WOW Review: Volume XIV, Issue 4

A grayscale picture of a young boy holding hands with his grandmother, both standing knee-deep in water.Last Week
Written by Bill Richardson
Illustrated by Emilie Leduc
Groundwood Books, 2022, 63 pp
ISBN 978-1-77306-566-3

Did you know that there are six hundred four thousand and eight hundred seconds in one week? That’s a lot of seconds but not enough for a grandchild who is counting the hours, minutes and seconds that are slipping away. “Make every second count” (p. 12) is what Gran always says. And that is exactly what Gran does during her final week of life—talking to friends on the phone, visiting with others who stop by, sharing remember-when stories, spending time with family, and celebrating her long life with family and friends in a Canadian setting.

The black and gray illustrations, along with the beautiful book design and the uncomplicated text, exquisitely depict the love between a pale-skinned child and grandmother. Each chapter begins with a white double-page spread with the day of the week displayed. Readers learn about what Gran does that day. Each chapter closes with the grandchild counting the seconds left till the end of the week as well as a double-page spread completely in black, signaling the end of the day as well as the grief that is occurring in the home. For example, on Tuesday the door buzzer rings all day. The grandchild’s job is to greet visitors, take their coats, and put their food contributions in the kitchen. Later that night the child wakes and watches her father cry, his shoulders shaking with grief as he stares at all of the food in the refrigerator.

When no one calls or visits on Thursday, Gran and grandchild drink tea together and Gran retells her miraculous birth story. “One minute you weren’t there, and the next minute you were, with all your fingers and all your toes, and your eyes wide open” (p. 36). The grandchild responds, “You were there when I was born. And now I’m here for you” (p. 39). Gran says, “For when I’m set free” (p. 39). The illustration shows them hugging and comforting each other.

On Saturday, Mom explains what will happen on the last day. The doctor will give Gran medicine to help her relax and sleep before she takes the last medicine. The grandchild wonders, “Will it hurt?” (p. 53). Later after Gran takes a nap the child inquires, “Are you sure?” and Gran says, “Yes” (p. 54). This honest conversation helps the grandchild come to terms with Gran’s decision. When the final day of Gran’s life arrives, the grandchild finds a colorful surprise on the balcony as a goodbye gift. This sensitive and heart-rending story shows how difficult it is for family when losing someone they love.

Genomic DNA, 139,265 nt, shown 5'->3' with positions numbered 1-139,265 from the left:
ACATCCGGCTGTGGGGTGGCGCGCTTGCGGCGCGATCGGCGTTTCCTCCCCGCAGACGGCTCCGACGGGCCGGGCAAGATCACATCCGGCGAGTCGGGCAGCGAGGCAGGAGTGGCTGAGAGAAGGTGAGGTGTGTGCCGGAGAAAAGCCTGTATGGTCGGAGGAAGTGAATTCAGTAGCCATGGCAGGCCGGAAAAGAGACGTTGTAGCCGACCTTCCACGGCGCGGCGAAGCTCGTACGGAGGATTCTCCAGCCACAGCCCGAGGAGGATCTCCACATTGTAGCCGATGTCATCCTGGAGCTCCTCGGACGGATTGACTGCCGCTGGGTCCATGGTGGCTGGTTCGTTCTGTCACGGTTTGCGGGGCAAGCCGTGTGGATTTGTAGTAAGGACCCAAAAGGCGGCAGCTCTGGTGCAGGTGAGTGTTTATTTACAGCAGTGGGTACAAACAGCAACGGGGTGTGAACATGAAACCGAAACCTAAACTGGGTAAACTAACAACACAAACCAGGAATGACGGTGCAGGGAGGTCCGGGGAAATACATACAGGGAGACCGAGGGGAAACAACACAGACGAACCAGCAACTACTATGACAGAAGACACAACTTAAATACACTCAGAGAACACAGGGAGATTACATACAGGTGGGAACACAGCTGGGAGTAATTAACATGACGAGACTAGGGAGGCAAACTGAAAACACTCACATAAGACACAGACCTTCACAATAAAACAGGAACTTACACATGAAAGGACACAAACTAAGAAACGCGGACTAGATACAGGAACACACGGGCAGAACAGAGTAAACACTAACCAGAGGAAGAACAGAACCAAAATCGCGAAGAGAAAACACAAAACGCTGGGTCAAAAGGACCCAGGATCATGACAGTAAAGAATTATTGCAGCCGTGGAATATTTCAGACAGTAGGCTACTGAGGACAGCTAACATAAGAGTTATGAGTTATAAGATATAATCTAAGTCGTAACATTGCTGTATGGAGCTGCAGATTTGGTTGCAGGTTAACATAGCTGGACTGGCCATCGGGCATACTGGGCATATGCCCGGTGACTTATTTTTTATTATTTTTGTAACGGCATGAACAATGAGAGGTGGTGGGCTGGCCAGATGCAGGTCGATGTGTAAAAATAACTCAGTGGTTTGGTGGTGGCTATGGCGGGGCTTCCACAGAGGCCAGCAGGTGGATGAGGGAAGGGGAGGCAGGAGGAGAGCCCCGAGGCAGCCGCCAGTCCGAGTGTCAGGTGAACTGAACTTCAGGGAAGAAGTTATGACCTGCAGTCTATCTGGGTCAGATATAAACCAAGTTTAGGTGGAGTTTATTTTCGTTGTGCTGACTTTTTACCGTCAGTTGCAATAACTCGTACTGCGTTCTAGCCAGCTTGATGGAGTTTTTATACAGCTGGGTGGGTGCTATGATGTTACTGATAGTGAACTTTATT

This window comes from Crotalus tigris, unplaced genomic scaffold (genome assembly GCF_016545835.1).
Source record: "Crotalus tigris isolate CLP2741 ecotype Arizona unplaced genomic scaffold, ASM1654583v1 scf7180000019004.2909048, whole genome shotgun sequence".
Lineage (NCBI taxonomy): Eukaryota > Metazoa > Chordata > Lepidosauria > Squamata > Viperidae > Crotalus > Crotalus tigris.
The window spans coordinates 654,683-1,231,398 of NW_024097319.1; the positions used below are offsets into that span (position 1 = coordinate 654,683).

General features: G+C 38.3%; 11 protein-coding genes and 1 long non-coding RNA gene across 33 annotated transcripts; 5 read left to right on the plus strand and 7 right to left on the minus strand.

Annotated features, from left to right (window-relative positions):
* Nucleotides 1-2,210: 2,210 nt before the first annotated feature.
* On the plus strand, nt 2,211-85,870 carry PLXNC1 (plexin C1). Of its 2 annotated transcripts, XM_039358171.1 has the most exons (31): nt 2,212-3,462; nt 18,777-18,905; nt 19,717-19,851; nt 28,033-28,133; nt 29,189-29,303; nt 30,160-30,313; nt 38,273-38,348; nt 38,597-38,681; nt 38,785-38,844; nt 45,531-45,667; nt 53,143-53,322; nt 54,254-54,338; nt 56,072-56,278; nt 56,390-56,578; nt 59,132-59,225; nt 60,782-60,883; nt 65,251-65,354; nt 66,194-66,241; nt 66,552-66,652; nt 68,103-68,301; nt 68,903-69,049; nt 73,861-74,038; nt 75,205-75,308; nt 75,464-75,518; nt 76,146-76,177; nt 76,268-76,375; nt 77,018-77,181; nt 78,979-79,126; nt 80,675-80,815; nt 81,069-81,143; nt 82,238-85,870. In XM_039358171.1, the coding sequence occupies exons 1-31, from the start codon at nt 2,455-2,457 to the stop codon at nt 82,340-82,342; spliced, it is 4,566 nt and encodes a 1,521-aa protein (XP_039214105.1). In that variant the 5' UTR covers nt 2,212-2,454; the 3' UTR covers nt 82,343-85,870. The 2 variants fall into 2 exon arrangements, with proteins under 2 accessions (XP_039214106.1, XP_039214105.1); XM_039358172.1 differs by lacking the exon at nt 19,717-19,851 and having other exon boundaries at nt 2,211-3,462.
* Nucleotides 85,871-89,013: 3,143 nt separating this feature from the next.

Although Last Week is one of the first children’s books on medically-assisted death, there are numerous titles for children on grief and death that could compliment this current book. These books include The Sour Cheery Tree by Naseem Hrab and Nahid Kazemi (2021), Some Days by María Wernicke and Lawrence Schimel (2020), and One Wave at a Time by Holly Thompson and Ashley Crowley (2018).

Author Bill Richardson, who lives in Vancouver, British Columbia, experienced a death with dignity when his partner’s mother chose a medically assisted death. He watched her say goodbye to family and friends at the very end and noticed how the people sat around, talked, laughed, told stories and ate. He told CBC News that he was struck by how different mourning was because they could prepare for it.

The afterword is written by Dr. Stefanie Green, the co-founder and president of the Canadian Association of MAiD or Medical Assistance in Dying, which is followed by a list of resources for parents. Gee (2022) interviewed Richardson and learned that he wrote the book in a single sitting, but didn’t come up with the idea of using time and counting until later. Richardson believes there is comfort in numbers and that they can be quantifiable. In addition, he intentionally chose not to assign a gender to the grandchild because it doesn’t matter in the context of the story.

Richardson has written over 25 books for adults and children such as The Promise Basket (2019), The Bunny Band (2018), and The Alphabet Thief (2017). He has had various careers as a radio broadcaster, children’s librarian, Whole Foods stocker, and a writer (Lederman, 2022).

Illustrator Emilie Leduc from Montreal, Quebec has degrees in Graphic Design and Animation. She has written and illustrated several children’s books, including All Year Round (2015) and Un Panda Tricote (2013) in French. Visit Leduc’s work at

Last Week is like a consoling hug, sharing grief, mourning, and love through the eyes of a young child.


Gee, D. (2022, April 14). A child’s view of death with dignity focus of Bill Richardson’s heartfelt book. Vancouver Sun.

Lederman, M. (2022, April 15). After 30 years at the CBC, Bill Richardson is stocking shelves at the Whole Foods—and loving it. Globe and Mail.

Vancouver writer Bill Richardson tackles love and death in new children’s book (2022, April 18) CBC News.

Deanna Day-Wiff, Washington State University

© 2022 by Deanna Day-Wiff

Creative Commons License

WOW Review, Volume XIV, Issue 4 by Worlds of Words is licensed under a Creative Commons Attribution-NonCommercial-ShareAlike 4.0 International License. Based on work by Deanna Day-Wiff at

WOW review: reading across cultures
ISSN 2577-0527